### Directions

• 1
Myth: -installing a larger carburetor increases horsepower.

Truth: The amount of air flowing into your engine is not dependent on the size of your carburetor but is determined by the size of your engine, the C.I.D. (cubic inch displacement) and R.P.M (revolutions per minute) that it is spinning at.

• 2
First figure out the exact size of your engine C.I.D. - Cubic Inch Displacement
• C.I.D. = Bore squared x stroke x .7854 x number of cylinders
• e.g.-----------bore x bore x stroke x .7854 x 8 cyl.
• S.B.C.= 4 x 4 x 3.484 x .7854 x 8 = 350.25 cid
• 3
C.F.M. calculator The following formula will define the C.F.M. (cubic feet per minute) of air/fuel mixture your engine draws based upon your engines specific parameters. You can now determine what size of carburetor you should use for your application.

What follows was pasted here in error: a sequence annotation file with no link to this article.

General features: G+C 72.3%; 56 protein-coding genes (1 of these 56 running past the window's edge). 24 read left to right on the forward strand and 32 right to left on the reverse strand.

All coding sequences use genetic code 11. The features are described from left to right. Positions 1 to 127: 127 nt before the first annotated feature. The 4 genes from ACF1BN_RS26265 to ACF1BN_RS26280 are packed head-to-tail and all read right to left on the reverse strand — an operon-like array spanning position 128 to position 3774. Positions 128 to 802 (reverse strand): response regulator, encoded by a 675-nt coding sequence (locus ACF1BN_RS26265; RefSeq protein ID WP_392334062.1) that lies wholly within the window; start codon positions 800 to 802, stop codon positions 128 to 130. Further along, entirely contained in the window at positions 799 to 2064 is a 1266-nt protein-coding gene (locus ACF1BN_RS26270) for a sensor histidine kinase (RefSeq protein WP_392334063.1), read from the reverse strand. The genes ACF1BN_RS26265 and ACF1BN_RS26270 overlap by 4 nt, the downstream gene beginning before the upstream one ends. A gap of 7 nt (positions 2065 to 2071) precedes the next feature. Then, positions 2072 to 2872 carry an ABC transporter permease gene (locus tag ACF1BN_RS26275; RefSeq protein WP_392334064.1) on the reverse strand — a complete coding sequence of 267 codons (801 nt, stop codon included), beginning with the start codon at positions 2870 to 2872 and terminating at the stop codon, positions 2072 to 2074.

### C.F.M. calculator

• C.F.M. = Engine Size (C.I.D.)
• times maximum R.P.M.
• divided by 3456

e.g. (S.B.C.)-------350cid x 6000rpm รท 3456 = 608 c.f.m.

### Note:

Using a carburetor that is too large can be harmful to your engine as most larger carburetors are often jetted richer which will cause your spark plugs to foul and will promote fuel wash resulting in piston ring and cylinder wall damage.

As seen in the example above a small block Chev. running at 6000 RPM max. will work best using a 600 C.F.M. carburetor.

### Use this chart

###### Note:
This chart will not show properly on small screens